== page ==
TypingSome doctors, lawyers, executives, and other professionals prefer to dictate their notes, letters, speeches, etc., rather than write or type them.  When these professionals need their notes in written form, it makes financial sense for them to outsource this task to a professional transcription service for temporary work.

The Good

If you are a fast typist and don’t mind spending long hours at your computer, you’ll enjoy this job.  There is a great variety of possible clients; even small towns have doctors and lawyers, and government officials and committees often want transcriptions of their meetings.

The Bad

You will need to be able to handle a variety of different audio media, such as cassettes, microcassettes, CD-ROMs, other digital memory, etc.  This may require you to buy some special hardware to get started.  You will also need to understand the jargon for different fields, such as medical, legal, or technical terms.  You can purchase dictionaries and add-ons to spell-checkers to help you in this area, but that will be an added up-front expense.

Skills required

You must have good hearing, a fast typing speed, and a willingness to be at your computer for hours.  You also need to be familiar with the jargon in specialized fields, though there is software to help you with this aspect.  You will need basic computer skills, including experience with word processors and emailing files between you and clients.

Equipment / Tools required

You will need a desktop PC or laptop with word processing software.  Microsoft Word is the most common word processor, but there are other free alternatives such as OpenOffice and Google Docs, which can save files in Microsoft Word’s format.

You will also want to invest in a good transcription machine.  This is a machine that can play tapes or other digital media and can be controlled by a foot pedal on the floor.  If you’re transcribing digital media, such as audio or video files on your computer, you may only need to buy some software and a foot pedal.  The foot pedal allows you to control playback (rewind, fast forward) without taking your hands off the keyboard, which improves your speed and efficiency.

You may also want to try speech recognition software on your computer.  Speech recognition software listens to audio and transcribes it to text.  The text is far from perfect, though, and must be edited by a human.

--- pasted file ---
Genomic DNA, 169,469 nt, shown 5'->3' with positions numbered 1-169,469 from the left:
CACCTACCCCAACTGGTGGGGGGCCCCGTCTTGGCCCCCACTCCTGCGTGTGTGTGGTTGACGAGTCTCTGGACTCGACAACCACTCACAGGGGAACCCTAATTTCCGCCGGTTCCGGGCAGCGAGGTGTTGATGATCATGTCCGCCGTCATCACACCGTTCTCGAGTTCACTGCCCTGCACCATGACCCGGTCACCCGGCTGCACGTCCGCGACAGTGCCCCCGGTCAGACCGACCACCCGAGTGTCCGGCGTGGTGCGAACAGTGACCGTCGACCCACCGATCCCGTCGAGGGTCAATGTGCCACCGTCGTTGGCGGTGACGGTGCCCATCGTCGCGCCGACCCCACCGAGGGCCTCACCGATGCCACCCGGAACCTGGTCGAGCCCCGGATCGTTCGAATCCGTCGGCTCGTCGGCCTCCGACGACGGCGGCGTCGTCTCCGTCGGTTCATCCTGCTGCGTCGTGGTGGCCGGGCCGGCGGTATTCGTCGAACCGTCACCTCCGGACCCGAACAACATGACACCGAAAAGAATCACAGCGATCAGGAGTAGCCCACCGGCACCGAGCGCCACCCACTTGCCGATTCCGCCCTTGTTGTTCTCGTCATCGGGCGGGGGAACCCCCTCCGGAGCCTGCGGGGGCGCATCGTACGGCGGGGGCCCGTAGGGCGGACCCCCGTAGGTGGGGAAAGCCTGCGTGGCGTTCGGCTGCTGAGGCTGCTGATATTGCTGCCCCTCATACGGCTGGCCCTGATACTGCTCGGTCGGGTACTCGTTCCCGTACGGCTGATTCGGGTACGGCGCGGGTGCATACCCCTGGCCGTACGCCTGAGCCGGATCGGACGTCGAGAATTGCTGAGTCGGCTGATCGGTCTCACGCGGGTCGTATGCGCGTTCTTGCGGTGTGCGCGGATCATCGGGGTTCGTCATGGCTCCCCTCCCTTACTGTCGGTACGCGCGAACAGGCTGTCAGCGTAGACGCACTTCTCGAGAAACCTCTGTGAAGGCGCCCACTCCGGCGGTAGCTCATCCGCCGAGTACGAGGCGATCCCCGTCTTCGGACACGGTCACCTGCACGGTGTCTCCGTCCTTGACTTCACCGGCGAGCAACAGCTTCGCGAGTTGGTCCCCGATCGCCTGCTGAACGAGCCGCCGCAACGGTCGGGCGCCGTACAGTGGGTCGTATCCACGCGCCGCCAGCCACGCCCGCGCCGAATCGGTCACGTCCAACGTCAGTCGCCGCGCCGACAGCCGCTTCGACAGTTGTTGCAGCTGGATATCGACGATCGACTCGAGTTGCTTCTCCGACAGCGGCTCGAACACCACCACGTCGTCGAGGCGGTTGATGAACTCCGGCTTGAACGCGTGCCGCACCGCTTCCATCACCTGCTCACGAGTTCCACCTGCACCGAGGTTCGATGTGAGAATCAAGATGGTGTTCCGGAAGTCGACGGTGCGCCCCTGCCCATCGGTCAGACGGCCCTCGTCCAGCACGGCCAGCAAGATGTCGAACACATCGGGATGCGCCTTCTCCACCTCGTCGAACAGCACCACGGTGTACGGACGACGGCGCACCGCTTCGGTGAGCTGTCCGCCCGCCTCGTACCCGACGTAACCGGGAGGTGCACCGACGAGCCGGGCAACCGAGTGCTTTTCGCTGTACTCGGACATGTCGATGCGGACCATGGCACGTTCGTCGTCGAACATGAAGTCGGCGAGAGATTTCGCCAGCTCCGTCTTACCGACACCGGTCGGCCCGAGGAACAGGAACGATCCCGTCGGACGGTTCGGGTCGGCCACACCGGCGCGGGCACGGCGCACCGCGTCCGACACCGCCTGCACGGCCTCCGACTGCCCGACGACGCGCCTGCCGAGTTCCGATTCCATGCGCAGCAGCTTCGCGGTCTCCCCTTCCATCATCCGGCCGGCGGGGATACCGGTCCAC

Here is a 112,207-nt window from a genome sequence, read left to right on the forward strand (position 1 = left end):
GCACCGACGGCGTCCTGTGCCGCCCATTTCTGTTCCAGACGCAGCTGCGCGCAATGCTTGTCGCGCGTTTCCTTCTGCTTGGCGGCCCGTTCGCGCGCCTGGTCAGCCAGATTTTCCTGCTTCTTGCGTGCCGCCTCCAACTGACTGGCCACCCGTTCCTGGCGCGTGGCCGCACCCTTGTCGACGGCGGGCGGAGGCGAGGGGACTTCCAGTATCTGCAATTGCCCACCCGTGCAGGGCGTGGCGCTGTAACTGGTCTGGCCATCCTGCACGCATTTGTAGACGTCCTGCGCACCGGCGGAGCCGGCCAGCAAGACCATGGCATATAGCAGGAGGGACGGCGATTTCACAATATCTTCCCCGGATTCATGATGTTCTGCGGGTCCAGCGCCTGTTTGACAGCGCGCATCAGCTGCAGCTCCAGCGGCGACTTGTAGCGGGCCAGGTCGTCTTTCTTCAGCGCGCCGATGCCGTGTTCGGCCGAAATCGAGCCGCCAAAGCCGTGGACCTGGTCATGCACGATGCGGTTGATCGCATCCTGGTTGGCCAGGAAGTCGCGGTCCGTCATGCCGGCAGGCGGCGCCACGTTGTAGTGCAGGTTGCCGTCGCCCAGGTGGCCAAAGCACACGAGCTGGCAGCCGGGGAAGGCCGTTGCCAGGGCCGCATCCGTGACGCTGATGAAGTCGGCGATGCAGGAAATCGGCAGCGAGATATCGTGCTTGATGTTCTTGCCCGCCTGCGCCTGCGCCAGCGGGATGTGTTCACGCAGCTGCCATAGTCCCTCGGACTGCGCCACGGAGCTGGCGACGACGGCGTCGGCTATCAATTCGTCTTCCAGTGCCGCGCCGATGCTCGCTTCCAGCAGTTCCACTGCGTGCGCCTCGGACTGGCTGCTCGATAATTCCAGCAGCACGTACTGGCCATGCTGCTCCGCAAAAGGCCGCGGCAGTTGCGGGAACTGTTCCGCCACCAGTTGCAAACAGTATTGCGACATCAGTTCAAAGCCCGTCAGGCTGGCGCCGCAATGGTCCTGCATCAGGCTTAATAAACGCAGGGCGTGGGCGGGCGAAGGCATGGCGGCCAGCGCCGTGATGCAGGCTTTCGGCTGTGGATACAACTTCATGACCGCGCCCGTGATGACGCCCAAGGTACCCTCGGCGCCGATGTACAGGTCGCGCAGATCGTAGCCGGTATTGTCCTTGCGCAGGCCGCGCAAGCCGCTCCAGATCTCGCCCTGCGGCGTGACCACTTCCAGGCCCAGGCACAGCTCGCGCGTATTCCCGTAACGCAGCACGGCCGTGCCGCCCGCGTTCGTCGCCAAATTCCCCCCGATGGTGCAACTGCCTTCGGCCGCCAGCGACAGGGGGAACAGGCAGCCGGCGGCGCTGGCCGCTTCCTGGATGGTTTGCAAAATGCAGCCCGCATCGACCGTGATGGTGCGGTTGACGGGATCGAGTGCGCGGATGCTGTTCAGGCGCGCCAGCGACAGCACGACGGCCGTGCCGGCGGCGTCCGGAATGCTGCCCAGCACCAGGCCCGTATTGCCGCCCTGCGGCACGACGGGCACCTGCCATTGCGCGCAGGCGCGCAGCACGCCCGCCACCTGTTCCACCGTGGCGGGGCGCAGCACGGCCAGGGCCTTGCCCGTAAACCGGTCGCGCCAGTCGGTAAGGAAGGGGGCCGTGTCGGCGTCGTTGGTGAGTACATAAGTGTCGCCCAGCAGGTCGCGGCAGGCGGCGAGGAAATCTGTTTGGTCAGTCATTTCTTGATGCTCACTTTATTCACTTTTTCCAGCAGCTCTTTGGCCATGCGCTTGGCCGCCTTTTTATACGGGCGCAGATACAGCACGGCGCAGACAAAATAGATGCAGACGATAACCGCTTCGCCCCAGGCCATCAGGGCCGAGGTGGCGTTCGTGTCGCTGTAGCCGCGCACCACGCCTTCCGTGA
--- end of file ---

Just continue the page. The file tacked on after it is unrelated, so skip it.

You can run this business from home if you have a computer, a word processor, and Internet access.

Startup costs

If you already have a computer with Internet access at home, you’re in good shape.  You will also need a word processor.  If you don’t want to pay for Microsoft Word, you can probably get by with a free alternative like OpenOffice or Google Docs.

You’ll need to spend some time and money advertising your services.  You may need to print fliers, mail letters, and create a web site to promote your business.

You should invest in a transcription machine with a foot pedal to make the most efficient use of your time.  A quick Google search reveals several machines that use cassettes or microcassettes for $300-500.  It might be worth it, though, to wait and see what your first few clients are using to record their audio or video.  If your clients are only using digital media, such as audio or video files on a computer, you might only have to a buy a foot pedal for your computer and some software to go with it.

Depending on who your clients are, you might also want to invest in a medical, legal, or technical dictionary so you can become familiar with the terms they are using.  You can, however, find some dictionaries online for free:

How to start

Call your town hall to see if they need transcriptions of government meetings.  Call local chambers of commerce to see if they have any leads or post ads in their publications.  Post ads in the local newspaper and post fliers in community centers.  Call or send letters to medical practices, law firms, and businesses in your area.

Potential clients

As mentioned above, you may find work from physicians, lawyers, company executives, or government officials.  When you first start out, take work from wherever you can find it.  As you gain more business, you can specialize in one field if you want to avoid learning the technicalities of multiple fields.


Some transcription jobs may pay you an hourly rate and others might pay you a certain price per character or line.  When you’re first starting out, you might only be able to make $10-15 per hour, but as you become more experienced, more familiar with the terminology, and faster, you can earn more.  If you can find jobs that pay by the line, you can potentially earn much more by working more hours or speeding up your typing.

Further reading